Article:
• Berkeley Fishing Pier: City of Berkeley. Highway 80 to University Avenue off-ramp, follow the signs to the Berkeley Marina. The pier is at the foot of University Avenue, just past the bait shop and Marina.
  • Fruitvale Bridge Park: City of Oakland. Take SR 17 to the High Street exit. From High Street turn onto Alameda Avenue and travel west to the intersection with Fruitvale Avenue. The pier is on the southeast shore of the Oakland Estuary next to the Fruitvale Bridge.
  • Bay Park Refuge: Located south of Alameda Island and due west of the Oakland Coliseum. From Highway 17, west on Hegenberger Road to Edgewater Drive. Entrance is at end of Edgewater Drive.
  • Middle Harbor Park: City of Oakland. Take SR 17 to Oakland. If traveling south, take the Cypress Street exit and follow it west to the intersection with Seventh Street. Turn left and continue south to the intersection of Adeline Street. Turn right onto Adeline and continue west. Adeline turns into Middle Harbor Road. Continue on Middle Harbor Road to the intersection with Ferro Street, near the Middle Harbor Terminal. Turn left onto Ferro Street and follow it around the terminal on the Oakland Estuary. If traveling north, take the Oak Street exit, turn right onto Oak Street, travel one block east, and turn left onto Seventh Street and travel north to the intersection of Adeline Street. Proceed on Adeline as above.
  • Portview Park: City of Oakland. Take SR 17 to Oakland. If traveling south, take the Cypress Street exit and follow it south to Seventh Street. Turn right onto Seventh and follow it to its end at the Seventh Street Marin Terminal. The park and circular pier are just south of the terminal near the Oakland Estuary entrance. If traveling north, take the Cypress/Eighth Streets exit, turn left from Eighth Street onto Cypress and travel one block west. Turn right onto Seventh Street and proceed as above.
  • Estuary Park Pier: Take Jackson Street exit in Oakland from Highway 17, go south on Jackson, turn left on Embarcadero, then four blocks to the park.
  • San Leandro Fishing Pier: Take SR 17 to the Marina Blvd. exit in San Leandro. Travel west on Marina to an intersection with Neptune Drive. Turn left onto San Leandro Marina and Marina. The pier is on South Dike Road in the Marina.
  • Emeryville Fishing Pier: City of Emeryville. Take the Powell Street exit from Highway 80 to Emeryville. Travel west on Powell Street to its end in the Emeryville Marina. The pier is at the foot of Powell Street.
  • Old Dumbarton Bridge Pier: Take Highway 84 west from Newark to the bay.

Contra Costa County

Streams and Rivers

The Central Valley Delta areas are fishable for many species of anadromous fish and warmwater fish, including striped bass and largemouth bass, are present. Crayfish are also found in abundance in many area of the Delta.  Walnut Creek has a run of Chinook Salmon in the fall.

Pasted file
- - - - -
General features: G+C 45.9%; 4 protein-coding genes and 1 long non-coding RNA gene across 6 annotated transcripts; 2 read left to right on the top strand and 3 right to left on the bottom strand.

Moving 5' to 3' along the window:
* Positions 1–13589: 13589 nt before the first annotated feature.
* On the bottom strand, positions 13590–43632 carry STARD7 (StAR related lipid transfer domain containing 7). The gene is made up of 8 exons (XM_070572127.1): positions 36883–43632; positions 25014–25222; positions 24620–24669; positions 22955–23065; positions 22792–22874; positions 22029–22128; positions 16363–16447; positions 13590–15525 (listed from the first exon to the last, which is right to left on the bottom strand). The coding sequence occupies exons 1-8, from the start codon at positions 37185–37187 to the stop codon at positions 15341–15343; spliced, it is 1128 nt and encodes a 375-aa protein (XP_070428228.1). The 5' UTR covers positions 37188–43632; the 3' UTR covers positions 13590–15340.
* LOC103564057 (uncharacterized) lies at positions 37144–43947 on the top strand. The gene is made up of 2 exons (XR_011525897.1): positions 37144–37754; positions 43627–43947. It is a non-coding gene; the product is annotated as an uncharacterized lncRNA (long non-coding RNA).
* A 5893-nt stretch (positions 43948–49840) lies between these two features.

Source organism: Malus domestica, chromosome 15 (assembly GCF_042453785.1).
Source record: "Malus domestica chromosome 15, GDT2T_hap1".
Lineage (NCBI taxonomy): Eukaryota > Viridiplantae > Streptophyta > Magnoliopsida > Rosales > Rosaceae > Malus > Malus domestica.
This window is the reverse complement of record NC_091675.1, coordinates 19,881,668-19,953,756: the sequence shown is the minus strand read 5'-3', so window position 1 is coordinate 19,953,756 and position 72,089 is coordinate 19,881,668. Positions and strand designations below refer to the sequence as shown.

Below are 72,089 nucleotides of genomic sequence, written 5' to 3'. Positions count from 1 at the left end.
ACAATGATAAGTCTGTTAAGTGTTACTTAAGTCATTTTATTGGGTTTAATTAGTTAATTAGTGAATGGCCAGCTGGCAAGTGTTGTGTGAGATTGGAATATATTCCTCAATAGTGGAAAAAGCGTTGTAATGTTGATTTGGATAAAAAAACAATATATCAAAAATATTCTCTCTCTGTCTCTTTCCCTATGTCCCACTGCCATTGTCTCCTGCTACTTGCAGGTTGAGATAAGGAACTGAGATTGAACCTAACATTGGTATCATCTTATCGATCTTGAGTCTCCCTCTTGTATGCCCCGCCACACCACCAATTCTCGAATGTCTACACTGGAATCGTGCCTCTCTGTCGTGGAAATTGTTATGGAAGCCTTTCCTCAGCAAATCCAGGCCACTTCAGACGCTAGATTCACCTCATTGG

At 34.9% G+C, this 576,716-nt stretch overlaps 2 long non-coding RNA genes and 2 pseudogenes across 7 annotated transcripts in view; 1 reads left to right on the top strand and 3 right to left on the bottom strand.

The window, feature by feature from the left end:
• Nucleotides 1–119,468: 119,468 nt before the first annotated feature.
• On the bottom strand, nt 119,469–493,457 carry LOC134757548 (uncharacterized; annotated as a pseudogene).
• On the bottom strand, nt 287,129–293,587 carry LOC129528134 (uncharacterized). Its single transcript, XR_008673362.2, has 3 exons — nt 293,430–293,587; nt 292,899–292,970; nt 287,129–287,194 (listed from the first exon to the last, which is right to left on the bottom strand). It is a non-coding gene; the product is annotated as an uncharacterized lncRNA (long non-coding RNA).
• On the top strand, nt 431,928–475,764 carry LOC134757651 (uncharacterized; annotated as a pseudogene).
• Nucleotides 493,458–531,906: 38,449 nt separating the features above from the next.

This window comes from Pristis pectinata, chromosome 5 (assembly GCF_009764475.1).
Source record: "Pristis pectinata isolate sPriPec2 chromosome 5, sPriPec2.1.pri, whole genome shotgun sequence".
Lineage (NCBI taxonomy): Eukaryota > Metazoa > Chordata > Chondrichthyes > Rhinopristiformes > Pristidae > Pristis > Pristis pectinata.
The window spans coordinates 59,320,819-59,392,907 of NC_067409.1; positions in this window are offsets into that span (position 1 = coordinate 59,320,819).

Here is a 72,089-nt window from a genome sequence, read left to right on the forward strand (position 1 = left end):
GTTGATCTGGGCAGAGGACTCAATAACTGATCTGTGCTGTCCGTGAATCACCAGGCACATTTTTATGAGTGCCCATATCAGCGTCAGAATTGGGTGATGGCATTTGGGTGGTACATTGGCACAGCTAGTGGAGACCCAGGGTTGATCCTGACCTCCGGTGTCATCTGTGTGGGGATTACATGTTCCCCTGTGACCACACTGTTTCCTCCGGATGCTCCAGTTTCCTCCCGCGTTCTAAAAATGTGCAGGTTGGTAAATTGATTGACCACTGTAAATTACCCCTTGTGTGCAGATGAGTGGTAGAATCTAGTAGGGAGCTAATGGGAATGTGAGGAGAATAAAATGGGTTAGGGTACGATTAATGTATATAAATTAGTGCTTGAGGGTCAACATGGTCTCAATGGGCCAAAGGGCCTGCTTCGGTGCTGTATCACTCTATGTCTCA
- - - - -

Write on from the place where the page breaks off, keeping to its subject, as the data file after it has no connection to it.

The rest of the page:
Lakes and Reservoirs

The East Bay Regional Park District (www.ebparks.org) administers the recreational programs and facilities at two lakes in this county and the East Bay Municipal Water District (www.ebmud.com). Free walk-in access is permitted for the purpose of fishing. However, all anglers 16 years or older are required to have a District Fishing Access Permit in addition to a California fishing license. A daily permit is required.. An annual permit for people 62 and older is available. They are good at any of the District lakes. A parking fee may also be charged.

  • Lake Anza: 11 acres. Located in Tilden Regional Park, East Bay Regional Park District administers this reservoir. It has warmwater fish, including largemouth bass and green sunfish.  An East Bay Regional Park District fishing access permit is not required here.
  • Contra Loma Reservoir: 81 acres. Located about two miles south of Antioch, it is co- managed by the East Bay Regional Park District and the Contra Costa Water District.. It hosts warmwater fish including a trophy largemouth bass fishery and some striped bass.  The reservoir also hosts bluegill, black crappie and red-eared sunfish. The District plants channel catfish in the summer. The Department and District plant catchable rainbow trout during the winter and spring months. No power boats may be used. Electric motor boats are available.  Boats are subject to inspection for invasive species before launching
  • Lafayette Reservoir: 53 acres. Located between Orinda and Lafayette, East Bay Municipal Utilities District manages it. (925) 284- 9669. It has largemouth bass, bluegill, and catfish. It is stocked with rainbow trout and channel catfish by the Department and EBMUD during the fall, winter, and spring seasons.  Rental boats are available.
  • San Pablo Reservoir: 854 acres. This reservoir is about four miles northwest of Orinda and is administered by the East Bay Municipal Utilities District, (510) 223-1661. It has a population of warmwater fish including spotted and largemouth bass, sunfish and bluegill. It is stocked with catchable trout by both the Department and the District. The District also plants channel catfish.
  • Los Vaqueros Reservoir: 1,400 acres. The Los Vaqueros Reservoir is an off-stream storage reservoir located in southeastern Contra Costa County.  It is owned and operated by the Contra Costa Water District.  It has a population of striped bass, largemouth bass and sunfish and is stocked with Chinook salmon and catchable rainbow trout by the Department.   There is a parking fee to enter Los Vaqueros.

Piers

  • Antioch: Take Highway 4 eastbound to Antioch Bridge. Take the Wilbur Avenue off-ramp just before the toll plaza. Follow the frontage road to the pier which is just to the right of the bridge. A valid fishing license is required.  Striped bass and largemouth bass are the main target.
  • Martinez Fishing Pier: Martinez Marina; take Highway 4 to Alhambra Avenue off-ramp. Travel through Martinez to the end of Ferry Street. Follow signs to the parking area and pier of Martinez Regional Shoreline Park.